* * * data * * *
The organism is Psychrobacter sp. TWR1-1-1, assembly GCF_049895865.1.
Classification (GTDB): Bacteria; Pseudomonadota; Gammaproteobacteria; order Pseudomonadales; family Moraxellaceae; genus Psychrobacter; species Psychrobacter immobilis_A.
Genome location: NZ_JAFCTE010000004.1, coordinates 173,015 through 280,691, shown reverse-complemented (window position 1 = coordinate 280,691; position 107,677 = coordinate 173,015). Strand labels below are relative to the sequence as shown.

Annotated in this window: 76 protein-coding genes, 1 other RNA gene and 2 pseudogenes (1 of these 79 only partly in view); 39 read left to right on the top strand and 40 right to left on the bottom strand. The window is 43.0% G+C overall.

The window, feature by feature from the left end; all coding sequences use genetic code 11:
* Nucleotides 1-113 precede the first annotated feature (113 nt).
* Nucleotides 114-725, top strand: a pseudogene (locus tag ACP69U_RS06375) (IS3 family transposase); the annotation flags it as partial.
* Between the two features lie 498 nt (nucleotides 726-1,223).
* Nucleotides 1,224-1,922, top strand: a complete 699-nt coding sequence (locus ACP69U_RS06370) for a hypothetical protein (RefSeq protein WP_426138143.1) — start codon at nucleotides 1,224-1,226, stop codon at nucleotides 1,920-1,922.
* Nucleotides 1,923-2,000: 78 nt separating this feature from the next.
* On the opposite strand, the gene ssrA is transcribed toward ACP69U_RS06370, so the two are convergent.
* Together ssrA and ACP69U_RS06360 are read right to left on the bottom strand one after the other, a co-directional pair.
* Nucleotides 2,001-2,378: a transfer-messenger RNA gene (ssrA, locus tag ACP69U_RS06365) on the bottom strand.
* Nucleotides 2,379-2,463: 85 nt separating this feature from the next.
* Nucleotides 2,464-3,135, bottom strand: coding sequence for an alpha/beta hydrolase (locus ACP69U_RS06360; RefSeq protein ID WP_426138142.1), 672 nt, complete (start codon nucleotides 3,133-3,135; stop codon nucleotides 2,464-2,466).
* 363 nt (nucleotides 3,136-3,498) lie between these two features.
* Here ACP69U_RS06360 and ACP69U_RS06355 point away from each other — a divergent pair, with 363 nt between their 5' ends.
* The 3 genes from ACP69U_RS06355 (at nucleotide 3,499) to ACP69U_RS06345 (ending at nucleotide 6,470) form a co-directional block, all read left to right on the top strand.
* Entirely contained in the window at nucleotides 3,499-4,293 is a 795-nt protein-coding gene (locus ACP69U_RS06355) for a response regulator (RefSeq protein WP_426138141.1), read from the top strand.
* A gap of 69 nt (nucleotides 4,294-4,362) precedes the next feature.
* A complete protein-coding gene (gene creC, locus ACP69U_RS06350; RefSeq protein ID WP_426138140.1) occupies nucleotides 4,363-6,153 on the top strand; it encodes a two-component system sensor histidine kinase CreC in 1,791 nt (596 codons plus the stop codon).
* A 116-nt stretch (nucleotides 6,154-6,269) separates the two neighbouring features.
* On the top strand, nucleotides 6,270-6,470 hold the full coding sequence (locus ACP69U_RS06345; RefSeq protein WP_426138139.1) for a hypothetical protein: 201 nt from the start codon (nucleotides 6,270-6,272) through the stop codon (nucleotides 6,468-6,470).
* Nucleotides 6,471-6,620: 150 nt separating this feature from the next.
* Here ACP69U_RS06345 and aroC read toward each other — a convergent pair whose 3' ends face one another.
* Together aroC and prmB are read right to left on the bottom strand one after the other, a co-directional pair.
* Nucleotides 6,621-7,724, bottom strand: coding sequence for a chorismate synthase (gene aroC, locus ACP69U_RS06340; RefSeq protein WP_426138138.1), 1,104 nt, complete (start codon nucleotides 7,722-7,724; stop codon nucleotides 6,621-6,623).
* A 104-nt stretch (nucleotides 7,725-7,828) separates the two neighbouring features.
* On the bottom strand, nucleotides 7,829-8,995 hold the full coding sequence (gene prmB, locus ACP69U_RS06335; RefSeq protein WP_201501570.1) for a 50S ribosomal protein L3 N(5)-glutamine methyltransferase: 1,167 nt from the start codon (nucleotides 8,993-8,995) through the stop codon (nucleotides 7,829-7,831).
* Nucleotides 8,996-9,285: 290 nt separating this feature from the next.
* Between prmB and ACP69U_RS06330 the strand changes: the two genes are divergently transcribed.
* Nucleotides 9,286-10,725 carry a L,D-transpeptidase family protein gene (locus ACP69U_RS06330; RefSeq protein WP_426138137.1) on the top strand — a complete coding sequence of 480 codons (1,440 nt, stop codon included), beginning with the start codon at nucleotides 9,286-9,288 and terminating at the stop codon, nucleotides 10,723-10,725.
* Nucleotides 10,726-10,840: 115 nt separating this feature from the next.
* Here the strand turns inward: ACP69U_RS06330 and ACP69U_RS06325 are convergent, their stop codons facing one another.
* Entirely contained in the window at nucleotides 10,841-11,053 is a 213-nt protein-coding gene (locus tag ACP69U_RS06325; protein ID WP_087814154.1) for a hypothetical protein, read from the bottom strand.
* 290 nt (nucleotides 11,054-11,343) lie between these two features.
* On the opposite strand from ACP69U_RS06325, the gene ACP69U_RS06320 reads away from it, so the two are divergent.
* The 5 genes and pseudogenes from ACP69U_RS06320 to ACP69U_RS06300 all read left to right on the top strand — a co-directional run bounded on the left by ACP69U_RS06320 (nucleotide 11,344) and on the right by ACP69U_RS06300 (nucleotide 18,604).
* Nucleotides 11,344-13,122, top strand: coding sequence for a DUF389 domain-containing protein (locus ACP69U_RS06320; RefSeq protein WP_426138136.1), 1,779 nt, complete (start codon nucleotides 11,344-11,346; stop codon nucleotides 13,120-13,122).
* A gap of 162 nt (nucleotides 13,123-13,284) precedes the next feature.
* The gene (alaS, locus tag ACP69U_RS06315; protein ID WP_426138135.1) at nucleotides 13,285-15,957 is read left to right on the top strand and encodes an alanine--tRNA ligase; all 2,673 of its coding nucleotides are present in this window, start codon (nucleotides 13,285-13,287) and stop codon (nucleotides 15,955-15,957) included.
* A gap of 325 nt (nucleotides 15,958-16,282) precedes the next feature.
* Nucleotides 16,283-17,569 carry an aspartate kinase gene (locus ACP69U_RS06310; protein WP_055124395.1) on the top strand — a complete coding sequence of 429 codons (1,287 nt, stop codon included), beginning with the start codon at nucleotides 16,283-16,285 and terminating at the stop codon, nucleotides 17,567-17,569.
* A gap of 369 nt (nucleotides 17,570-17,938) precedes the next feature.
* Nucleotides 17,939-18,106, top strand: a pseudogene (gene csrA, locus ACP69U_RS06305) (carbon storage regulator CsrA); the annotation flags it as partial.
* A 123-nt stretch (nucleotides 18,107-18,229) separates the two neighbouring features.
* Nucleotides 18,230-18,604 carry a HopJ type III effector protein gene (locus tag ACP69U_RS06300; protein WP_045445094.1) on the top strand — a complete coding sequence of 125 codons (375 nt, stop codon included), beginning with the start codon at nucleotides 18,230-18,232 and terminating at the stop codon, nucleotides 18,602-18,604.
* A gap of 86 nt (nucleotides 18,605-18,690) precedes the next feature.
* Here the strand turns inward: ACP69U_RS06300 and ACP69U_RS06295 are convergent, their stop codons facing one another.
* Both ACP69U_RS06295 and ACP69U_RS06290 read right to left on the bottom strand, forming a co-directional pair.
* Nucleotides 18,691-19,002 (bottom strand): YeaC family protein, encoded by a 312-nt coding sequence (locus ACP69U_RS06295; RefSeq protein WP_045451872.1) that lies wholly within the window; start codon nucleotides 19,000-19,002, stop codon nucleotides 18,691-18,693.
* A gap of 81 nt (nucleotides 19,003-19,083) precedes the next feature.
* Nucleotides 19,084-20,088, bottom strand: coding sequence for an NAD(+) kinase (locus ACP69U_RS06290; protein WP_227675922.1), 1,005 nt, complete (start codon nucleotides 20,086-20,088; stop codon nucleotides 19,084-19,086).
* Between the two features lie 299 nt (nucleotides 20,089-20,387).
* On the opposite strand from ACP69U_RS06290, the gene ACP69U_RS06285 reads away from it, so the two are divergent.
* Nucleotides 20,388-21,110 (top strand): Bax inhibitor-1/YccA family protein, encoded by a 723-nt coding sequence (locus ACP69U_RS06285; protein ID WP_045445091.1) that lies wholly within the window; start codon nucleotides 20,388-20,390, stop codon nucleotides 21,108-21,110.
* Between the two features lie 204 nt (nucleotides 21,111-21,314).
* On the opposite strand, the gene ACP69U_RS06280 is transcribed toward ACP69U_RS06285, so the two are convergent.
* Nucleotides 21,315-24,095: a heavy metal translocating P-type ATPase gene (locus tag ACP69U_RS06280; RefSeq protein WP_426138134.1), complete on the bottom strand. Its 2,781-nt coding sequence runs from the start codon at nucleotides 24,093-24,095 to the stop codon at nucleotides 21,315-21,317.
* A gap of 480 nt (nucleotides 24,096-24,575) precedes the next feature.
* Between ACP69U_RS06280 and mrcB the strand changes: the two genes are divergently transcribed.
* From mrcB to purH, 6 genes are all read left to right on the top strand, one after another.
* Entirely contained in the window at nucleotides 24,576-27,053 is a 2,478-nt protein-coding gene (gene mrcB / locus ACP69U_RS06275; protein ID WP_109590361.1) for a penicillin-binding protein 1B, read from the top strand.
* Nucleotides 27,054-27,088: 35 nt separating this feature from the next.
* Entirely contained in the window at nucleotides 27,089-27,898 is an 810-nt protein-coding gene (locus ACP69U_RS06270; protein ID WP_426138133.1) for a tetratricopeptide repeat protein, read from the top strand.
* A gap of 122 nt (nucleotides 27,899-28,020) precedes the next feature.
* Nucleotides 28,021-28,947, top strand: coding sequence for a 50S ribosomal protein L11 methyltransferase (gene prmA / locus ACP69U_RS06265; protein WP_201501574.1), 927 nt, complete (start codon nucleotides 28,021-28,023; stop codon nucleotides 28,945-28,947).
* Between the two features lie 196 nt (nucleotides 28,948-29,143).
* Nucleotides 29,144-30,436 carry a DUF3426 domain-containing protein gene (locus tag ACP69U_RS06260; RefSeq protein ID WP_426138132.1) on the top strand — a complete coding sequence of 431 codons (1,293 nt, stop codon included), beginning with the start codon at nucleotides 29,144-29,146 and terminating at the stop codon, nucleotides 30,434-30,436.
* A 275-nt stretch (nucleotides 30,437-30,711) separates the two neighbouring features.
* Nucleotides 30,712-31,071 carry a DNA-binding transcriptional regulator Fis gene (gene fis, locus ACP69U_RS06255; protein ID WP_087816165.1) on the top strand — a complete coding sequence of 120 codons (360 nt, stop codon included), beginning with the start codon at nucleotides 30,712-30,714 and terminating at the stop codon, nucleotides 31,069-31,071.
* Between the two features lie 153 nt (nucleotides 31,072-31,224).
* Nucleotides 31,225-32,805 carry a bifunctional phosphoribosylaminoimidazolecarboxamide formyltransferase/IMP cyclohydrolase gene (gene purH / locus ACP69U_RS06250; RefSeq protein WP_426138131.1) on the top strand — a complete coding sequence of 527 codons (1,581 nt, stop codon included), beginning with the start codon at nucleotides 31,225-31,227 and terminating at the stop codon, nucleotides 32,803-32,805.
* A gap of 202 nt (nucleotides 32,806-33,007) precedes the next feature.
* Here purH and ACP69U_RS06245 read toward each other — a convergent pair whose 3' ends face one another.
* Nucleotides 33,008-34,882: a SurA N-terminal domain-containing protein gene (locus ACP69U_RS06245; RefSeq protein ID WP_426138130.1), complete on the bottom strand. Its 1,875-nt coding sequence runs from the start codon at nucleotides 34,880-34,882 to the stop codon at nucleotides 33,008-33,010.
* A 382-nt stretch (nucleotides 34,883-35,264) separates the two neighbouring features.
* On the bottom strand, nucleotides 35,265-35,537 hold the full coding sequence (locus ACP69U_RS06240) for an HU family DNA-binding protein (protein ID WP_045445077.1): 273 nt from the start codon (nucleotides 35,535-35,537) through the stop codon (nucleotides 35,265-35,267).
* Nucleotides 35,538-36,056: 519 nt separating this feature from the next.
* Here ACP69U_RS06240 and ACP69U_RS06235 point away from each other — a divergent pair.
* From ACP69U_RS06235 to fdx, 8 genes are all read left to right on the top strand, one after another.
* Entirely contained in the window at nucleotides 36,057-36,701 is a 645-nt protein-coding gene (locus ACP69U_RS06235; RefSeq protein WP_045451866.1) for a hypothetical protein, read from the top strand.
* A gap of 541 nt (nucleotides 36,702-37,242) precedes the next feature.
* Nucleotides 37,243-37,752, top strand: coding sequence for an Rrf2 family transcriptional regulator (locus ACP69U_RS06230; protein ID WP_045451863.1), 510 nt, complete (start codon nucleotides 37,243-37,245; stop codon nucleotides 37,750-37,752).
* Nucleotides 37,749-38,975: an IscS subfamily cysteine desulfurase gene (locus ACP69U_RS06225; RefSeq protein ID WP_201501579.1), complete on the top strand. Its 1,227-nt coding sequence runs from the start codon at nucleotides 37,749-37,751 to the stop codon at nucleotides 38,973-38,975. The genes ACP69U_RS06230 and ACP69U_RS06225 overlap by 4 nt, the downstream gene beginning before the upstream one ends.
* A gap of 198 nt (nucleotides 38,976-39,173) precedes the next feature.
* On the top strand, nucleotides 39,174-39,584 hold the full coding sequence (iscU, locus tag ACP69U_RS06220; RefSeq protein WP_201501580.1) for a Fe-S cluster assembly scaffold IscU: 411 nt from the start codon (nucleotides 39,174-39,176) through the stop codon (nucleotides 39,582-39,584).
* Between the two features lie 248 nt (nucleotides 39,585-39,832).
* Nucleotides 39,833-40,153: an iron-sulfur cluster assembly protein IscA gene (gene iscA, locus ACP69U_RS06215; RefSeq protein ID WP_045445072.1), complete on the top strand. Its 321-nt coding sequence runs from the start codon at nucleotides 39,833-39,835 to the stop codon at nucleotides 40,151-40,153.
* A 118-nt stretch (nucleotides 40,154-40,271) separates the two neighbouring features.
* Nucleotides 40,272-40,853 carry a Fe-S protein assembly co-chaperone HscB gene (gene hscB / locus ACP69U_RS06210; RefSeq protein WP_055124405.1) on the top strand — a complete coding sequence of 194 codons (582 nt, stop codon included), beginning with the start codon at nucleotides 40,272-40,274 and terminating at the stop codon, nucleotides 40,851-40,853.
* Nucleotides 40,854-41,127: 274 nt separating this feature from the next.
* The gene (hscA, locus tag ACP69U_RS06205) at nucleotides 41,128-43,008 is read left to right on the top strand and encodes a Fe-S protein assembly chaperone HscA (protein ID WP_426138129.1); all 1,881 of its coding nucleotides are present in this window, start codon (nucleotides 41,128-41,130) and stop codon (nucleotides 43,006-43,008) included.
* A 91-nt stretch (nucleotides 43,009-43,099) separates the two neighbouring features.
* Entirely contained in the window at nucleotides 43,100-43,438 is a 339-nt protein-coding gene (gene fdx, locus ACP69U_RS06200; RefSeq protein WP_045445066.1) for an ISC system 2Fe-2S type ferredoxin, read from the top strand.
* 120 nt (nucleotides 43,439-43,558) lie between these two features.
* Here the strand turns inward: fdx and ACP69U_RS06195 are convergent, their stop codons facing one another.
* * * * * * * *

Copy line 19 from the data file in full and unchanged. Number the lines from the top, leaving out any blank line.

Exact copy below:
* Entirely contained in the window at nucleotides 3,499-4,293 is a 795-nt protein-coding gene (locus ACP69U_RS06355) for a response regulator (RefSeq protein WP_426138141.1), read from the top strand.